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Building Technology Company Veev Takes Panelized Path to Constructing Homes


Symone Strong

October 5, 2022

The Laurel Townhomes were built with a closed-wall system that is designed for performance and streamlined construction.

Looking at the past few decades, it’s obvious how much technology has impacted societies across the globe. From transportation to health care to education to retail, new technologies emerge every day, streamlining old, traditional processes into new, more efficient ones. That innovation and disruption many industries have seen for years is finally becoming more mainstream in construction.

For example, Veev, a vertically integrated real estate developer, is providing an end-to-end building process that brings technology, labor, materials, planning, and the build under one roof to accelerate and improve manufacturing and construction.

“Veev is a tech company and is set to re-imagine the way we build buildings,” says Dafna Akiva, co-founder and chief revenue officer. “But more than that, to deliver a product, a home, to the end user that gives an exceptional living experience.”

One of the company’s most recent projects is the Laurel Townhomes in San Carlos, California. Six units—ranging in size from 2,077 to 2,218 square feet—make up the project’s two three-story structures that boast an array of design features, amenities, and embedded technology. Tying all these elements together are the walls.

A photo of 1040 Laurel St in San Carlos

Systems and Surfaces

The townhomes were built with Veev’s closed-wall system to bolster each home with an envelope that is designed for performance and streamlined construction.

The walls feature two unique materials—light-gauge steel and high-performance surface (HPS). The steel is used for the structure, while the HPS is the material used for finishing.

According to the company, steel was selected over wood for several reasons. It is more sustainable, with near zero waste, and allows the team to manufacture structural components with higher precision and at a greater speed. Steel also provides benefits to homeowners after the build, including greater resistance to moisture and pests, seismic durability, and a high fire rating.

HPS is then used to cover the steel. Unlike traditional drywall, Veev reports the surface is nonporous and does not fade or degrade. It is also the chosen material for doors, vanities, built-in closets, kitchen cabinetry, and countertops. According to the company, it’s pleasing to the eye, certified hygienic and mold-resistant, ultrasmooth to the touch, and possesses great strength.

Between the steel and HPS, each wall is loaded with digital home, mechanical, electrical, and plumbing (MEP) functionalities.

Once completed and pre-inspected, the walls are delivered to the construction site ready for installation using the company’s plug-and-play system.

“The Veev closed walls precisely lock into our steel framing like Lego blocks, allowing our state-of-the-art system to instantaneously connect the MEP, HVAC, and digital integration routing zones,” explains the company’s website. “This completely removes the burden of on-site wiring support and allows construction timelines to be measured and predicted in terms of walls per day—all while delivering a simplified, mess-free construction site.”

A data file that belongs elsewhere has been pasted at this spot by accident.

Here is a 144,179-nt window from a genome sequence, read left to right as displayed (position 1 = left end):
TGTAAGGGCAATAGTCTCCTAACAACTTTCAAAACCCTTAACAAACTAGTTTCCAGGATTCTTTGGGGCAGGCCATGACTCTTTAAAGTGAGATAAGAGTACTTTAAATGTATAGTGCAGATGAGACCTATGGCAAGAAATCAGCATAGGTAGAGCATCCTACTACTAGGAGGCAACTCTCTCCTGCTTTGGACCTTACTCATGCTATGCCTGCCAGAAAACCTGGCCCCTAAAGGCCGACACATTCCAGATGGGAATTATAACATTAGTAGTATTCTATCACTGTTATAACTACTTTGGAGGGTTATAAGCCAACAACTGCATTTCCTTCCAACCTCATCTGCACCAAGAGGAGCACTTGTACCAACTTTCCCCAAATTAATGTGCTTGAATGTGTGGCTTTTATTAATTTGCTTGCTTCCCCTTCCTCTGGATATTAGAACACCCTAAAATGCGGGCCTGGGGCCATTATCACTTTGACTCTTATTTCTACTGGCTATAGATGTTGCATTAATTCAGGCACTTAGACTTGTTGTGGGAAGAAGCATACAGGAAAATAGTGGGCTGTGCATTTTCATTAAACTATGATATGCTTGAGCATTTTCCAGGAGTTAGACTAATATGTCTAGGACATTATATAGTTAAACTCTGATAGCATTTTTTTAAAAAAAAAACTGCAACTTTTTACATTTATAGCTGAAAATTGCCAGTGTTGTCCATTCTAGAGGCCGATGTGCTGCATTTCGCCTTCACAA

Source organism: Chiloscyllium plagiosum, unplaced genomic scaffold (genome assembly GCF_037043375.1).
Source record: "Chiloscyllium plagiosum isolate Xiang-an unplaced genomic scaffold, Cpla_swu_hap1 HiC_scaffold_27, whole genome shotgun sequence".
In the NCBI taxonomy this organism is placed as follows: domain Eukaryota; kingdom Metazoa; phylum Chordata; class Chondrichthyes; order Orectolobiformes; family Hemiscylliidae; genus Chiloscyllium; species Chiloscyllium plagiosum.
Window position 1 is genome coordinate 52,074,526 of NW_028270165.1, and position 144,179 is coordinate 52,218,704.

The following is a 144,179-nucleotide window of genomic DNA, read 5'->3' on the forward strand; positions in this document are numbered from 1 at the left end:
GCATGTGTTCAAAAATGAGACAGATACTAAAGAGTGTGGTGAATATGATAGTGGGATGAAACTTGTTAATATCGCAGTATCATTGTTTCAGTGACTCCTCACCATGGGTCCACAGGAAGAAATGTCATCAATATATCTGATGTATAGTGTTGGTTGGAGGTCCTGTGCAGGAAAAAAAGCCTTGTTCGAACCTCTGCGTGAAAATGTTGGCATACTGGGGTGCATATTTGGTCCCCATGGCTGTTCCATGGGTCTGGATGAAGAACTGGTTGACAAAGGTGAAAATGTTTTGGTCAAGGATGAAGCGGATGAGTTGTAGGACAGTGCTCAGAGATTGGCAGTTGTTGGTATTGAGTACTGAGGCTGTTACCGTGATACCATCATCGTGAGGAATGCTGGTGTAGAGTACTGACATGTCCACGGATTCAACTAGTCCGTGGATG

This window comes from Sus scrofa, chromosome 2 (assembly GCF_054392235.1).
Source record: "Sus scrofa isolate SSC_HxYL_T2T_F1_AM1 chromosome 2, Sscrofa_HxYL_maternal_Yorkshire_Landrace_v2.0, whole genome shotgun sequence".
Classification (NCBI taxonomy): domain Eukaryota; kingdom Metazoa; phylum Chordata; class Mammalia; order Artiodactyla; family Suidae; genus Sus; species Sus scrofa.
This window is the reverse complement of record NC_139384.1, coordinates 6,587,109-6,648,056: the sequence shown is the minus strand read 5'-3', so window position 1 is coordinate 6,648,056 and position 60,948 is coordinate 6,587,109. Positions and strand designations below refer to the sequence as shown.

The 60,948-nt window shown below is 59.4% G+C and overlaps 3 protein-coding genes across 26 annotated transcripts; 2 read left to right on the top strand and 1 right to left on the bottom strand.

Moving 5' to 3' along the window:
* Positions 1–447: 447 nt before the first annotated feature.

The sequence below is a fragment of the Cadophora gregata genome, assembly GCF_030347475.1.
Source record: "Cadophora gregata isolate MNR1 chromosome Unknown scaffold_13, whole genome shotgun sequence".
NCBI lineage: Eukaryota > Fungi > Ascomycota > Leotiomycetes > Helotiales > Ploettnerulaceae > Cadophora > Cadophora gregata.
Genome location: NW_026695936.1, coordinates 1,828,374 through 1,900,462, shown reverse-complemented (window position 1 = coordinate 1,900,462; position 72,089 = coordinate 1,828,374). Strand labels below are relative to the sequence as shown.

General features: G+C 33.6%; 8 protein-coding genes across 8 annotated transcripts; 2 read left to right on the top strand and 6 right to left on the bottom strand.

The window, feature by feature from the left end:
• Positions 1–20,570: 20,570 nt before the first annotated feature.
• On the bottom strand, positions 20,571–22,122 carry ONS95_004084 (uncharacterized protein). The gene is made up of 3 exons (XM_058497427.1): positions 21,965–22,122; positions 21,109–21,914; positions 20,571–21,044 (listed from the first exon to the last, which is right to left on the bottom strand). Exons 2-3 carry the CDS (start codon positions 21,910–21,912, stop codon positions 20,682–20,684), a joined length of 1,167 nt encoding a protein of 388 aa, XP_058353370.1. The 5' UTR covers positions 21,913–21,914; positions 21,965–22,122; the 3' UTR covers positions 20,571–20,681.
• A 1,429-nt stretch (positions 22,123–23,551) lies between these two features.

Interior of 1040 Laurel St in San Carlos, CA

Plans and Particulars

Although they differ slightly in size, the three-story units have similar features. Each includes three bedrooms, two-and-a-half to three bathrooms, a two-car garage, a dedicated home office or flex space, and community outdoor space.

The floor plans are all arranged with the garages and office/flex spaces on the first level, the main living areas on the second level, and the bedrooms and laundry on the third level. And on the two street-facing units, the office functions as a live-work space, where residents have the option to host outside clients or customers.

Aesthetically, the project’s overall design is modern and minimalistic, with warm wood accents on both the exterior and interior. Floor-to-ceiling windows and glass balconies provide ample natural light, hardwood floors have been installed throughout, and the HPS for the cabinets, counters, and closets reflects the contemporary design.

“The HPS can be printed on and can look like wood, stone, or cement,” says Akiva. “This is the design we chose for this project, but other homes with the same material could basically look and feel completely different.”

Integrated touch panels replace traditional switches and control home operations in the homes. The smart panels incorporate multiple sensors, enabling homeowners to control the LED lighting, the garage door, window shades, skylights, and temperature.

“Each room has a touch panel on the wall, and you also have your phone with our proprietary system in it,” says Akiva. “From this touch panel, you can basically control whatever you want because everything is configurable.”

The technology also goes hand in hand with energy efficiency, as homeowners can individually manage each room’s settings. Plus, rooftop solar, electric vehicle charging, LED lighting, and energy-efficient appliances also help homeowners save energy.